Fayette County — The county attendance director has requested that all providers of home instruction in the county submit a detailed outline of a plan of instruction. Previously, the county had no special standards or format for plans of instruction.
parent obtained a model of the plan of instruction the attendance director is
now requiring. The model consists of about a half-page per child with a detailed
list of topics for each subject; for example, Language Arts: Handwriting, vowel
digraph design, vowel diphthong, compound words, spelling, composition, word
study, sentence rules, ....
parents reported that their conversations with the attendance director revealed
that this new requirement is due to 1) the increased scrutiny Fayette Co.
schools are under by the state (see http://wvde.state.wv.us/news/1374/
for details); and 2) the attendance director’s encounters with homeschoolers
who do not comply with the law and/or don’t appear to take their
responsibility for their children’s education seriously.
law has this to say about the plan of instruction:
(C) The person or persons providing home instruction shall
outline a plan of instruction for the ensuing school year;
member of the Home School Legal Defense Association reported that that
organization has advised her not to respond to this request until it has been
formalized in writing.
Some homeschool families said that they have complied with the attendance
director’s request, but at least one family has refused to comply. To date, the
county has not taken any action against that family. [updated 5/11/13]
County – The new county attendance director mailed a packet
to homeschool families in December about the annual assessment requirement.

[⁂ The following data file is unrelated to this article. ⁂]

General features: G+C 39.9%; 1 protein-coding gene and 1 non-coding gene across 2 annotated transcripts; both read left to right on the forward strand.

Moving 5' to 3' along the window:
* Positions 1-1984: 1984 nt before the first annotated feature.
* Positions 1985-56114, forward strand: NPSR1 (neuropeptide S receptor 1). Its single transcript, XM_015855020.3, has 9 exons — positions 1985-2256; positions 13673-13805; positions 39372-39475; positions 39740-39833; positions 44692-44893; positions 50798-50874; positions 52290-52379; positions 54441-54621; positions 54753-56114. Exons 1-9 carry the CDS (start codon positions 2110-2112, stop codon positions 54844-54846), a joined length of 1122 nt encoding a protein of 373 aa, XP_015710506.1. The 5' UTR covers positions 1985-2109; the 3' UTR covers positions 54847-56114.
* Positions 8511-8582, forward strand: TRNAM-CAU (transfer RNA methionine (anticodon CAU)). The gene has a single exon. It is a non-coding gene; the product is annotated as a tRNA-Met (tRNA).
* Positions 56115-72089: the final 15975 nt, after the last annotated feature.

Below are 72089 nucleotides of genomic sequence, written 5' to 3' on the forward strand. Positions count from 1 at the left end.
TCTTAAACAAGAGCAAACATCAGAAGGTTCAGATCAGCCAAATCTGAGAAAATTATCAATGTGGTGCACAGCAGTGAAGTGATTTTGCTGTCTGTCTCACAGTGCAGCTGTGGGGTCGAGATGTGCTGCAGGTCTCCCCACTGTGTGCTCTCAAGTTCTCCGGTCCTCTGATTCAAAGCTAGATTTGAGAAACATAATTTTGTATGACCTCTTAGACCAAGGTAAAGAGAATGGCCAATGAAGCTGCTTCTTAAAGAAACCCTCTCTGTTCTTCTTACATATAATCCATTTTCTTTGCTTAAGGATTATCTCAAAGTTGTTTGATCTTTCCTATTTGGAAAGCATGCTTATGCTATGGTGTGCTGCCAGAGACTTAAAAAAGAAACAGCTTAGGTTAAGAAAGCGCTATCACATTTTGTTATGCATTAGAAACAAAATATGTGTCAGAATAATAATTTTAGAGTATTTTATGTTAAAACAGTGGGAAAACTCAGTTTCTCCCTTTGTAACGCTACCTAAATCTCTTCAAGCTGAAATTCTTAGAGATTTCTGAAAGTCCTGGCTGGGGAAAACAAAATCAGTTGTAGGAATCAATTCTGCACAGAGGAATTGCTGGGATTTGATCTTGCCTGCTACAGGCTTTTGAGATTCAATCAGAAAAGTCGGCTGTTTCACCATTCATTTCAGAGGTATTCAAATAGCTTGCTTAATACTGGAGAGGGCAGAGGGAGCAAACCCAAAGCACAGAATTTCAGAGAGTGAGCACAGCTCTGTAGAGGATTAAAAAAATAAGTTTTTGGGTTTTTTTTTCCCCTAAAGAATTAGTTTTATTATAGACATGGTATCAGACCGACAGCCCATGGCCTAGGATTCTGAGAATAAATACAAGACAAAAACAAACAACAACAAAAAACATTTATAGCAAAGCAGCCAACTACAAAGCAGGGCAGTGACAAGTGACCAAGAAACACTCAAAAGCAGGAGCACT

One of the forms included in the packet was to be used to sign up for the
WESTEST; it demanded that all families, not just those who wished to take the
WESTEST, use the form to notify the attendance director by January 1 about which
assessment option they would use that year.
included in the packet was a four-page form to be used for portfolio
evaluations; the form required specific information about textbooks and
resources the student used for each subject area mentioned in the law. The
letter enclosed with the forms stated that portfolio evaluators must use the
enclosed form, and that if a child’s assessment was not submitted by June 30,
"the parent/guardian shall be denied the right to home school his or her
child the following year."
letter encouraged homeschool students to take the WESTEST since the school
principal would use the scores from that test for grade placement if a student
were to enroll in public school the following school year. The school principal
would also assess final credit for homeschool students’ coursework in grades
9-12, the letter explained.
A parent who called the attendance director to discuss the packet reported a pleasant conversation. The attendance director explained that her letter was intended to determine how many homeschooled students would be taking the WESTEST. The county must order the tests in January, and she wanted to make sure there would be a test for each homeschooled student who wanted to take it. Regarding the portfolio form, The attendance director said she had developed the form in response to teachers’ queries about the information needed for a portfolio review. She is aware of the difficulty in finding teachers willing to review homeschoolers’ portfolios and thought that a form with clear requirements would ease teachers’ discomfort with the portfolio review process.